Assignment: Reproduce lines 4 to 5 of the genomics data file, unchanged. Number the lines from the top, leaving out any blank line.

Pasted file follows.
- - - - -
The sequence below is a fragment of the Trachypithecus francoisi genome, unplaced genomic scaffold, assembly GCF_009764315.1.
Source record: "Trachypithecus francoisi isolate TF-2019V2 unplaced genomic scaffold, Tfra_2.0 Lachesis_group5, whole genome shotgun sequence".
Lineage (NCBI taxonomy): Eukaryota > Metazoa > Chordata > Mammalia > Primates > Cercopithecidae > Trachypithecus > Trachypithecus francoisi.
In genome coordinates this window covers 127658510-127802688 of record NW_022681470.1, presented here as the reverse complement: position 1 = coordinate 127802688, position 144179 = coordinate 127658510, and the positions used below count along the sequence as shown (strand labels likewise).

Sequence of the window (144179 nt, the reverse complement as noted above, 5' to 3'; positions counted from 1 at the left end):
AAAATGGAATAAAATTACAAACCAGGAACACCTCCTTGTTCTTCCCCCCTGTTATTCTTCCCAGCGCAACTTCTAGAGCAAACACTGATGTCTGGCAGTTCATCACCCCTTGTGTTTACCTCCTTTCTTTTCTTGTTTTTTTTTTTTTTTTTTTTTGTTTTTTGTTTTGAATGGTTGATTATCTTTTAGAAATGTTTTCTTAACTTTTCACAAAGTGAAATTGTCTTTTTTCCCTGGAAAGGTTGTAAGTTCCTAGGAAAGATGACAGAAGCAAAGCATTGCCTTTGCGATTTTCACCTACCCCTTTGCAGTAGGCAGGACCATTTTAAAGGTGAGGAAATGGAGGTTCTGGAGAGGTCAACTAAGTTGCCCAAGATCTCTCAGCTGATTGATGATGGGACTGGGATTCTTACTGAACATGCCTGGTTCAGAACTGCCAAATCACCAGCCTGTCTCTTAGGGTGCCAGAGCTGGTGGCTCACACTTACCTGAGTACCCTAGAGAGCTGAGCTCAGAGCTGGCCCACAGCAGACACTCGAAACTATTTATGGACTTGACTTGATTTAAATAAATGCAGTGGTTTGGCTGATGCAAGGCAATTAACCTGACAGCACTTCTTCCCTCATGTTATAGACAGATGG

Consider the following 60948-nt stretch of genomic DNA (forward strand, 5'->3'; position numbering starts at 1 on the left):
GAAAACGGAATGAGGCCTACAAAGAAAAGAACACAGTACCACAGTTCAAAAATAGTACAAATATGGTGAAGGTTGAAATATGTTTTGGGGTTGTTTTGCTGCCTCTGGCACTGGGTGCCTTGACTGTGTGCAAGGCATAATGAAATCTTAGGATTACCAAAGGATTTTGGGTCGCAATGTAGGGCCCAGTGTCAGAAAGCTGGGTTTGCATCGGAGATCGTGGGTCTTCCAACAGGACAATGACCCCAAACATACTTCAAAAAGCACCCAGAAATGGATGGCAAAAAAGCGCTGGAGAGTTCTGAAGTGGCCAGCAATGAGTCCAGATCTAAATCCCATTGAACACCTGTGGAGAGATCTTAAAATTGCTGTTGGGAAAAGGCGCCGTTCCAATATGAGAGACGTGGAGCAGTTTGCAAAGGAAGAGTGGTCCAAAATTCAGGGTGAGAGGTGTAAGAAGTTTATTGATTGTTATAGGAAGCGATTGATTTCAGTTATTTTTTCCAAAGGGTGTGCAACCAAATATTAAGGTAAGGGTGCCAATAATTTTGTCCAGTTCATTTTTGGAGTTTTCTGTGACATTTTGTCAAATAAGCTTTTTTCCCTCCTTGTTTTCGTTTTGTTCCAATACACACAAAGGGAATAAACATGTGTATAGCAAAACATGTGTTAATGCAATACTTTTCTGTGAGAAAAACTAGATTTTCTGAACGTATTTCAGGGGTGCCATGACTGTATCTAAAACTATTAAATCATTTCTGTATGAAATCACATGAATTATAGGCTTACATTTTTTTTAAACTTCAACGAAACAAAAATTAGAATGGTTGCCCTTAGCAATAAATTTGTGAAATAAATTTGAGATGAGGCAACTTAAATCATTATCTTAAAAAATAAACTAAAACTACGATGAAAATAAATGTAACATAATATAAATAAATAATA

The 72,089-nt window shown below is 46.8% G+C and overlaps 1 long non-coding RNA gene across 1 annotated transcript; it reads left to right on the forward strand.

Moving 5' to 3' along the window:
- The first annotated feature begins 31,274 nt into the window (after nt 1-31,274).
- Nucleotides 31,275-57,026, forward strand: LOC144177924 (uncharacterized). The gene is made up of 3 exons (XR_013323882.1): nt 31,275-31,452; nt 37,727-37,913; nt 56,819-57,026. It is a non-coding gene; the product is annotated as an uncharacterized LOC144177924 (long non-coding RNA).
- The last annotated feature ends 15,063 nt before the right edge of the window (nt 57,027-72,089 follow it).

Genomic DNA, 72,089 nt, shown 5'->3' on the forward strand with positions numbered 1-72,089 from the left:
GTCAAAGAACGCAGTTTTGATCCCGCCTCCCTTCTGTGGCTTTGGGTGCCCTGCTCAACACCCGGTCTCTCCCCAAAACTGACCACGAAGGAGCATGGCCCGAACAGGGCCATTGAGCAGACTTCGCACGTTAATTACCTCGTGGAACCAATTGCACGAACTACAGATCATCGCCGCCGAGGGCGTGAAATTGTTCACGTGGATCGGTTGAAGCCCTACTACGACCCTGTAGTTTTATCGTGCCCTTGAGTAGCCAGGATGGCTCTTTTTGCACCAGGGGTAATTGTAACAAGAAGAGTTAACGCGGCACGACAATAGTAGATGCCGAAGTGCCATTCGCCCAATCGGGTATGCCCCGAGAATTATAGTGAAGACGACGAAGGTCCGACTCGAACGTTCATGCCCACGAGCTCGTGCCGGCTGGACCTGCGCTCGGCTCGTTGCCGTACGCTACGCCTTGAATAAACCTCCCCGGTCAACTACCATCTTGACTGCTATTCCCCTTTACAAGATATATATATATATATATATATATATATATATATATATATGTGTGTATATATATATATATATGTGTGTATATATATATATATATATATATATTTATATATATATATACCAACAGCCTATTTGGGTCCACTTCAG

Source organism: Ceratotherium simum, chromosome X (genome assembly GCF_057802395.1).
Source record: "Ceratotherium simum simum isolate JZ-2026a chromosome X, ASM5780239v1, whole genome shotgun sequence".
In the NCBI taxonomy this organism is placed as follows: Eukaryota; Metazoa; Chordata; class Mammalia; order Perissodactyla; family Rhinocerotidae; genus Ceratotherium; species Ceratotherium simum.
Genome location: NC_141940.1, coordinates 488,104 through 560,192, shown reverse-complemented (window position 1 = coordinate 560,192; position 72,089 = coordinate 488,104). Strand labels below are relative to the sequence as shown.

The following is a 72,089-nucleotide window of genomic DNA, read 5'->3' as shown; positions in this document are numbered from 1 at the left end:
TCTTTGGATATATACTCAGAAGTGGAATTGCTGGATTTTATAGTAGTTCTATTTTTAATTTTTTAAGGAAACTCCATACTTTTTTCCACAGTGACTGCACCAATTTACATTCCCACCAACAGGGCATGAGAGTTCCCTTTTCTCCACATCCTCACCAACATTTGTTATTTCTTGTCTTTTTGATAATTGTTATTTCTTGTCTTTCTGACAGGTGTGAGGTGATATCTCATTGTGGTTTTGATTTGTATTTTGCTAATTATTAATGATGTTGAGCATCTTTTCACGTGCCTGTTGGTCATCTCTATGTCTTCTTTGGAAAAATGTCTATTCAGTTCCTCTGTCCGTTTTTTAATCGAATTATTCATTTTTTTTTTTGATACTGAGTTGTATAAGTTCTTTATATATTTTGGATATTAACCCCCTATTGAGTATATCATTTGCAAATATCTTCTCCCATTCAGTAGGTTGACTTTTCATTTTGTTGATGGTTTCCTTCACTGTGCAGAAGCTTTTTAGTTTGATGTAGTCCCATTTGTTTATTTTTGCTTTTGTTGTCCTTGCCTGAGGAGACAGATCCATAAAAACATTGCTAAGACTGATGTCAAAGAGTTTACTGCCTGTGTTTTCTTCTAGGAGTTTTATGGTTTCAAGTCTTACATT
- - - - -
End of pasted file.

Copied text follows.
In genome coordinates this window covers 127658510-127802688 of record NW_022681470.1, presented here as the reverse complement: position 1 = coordinate 127802688, position 144179 = coordinate 127658510, and the positions used below count along the sequence as shown (strand labels likewise).

Sequence of the window (144179 nt, the reverse complement as noted above, 5' to 3'; positions counted from 1 at the left end):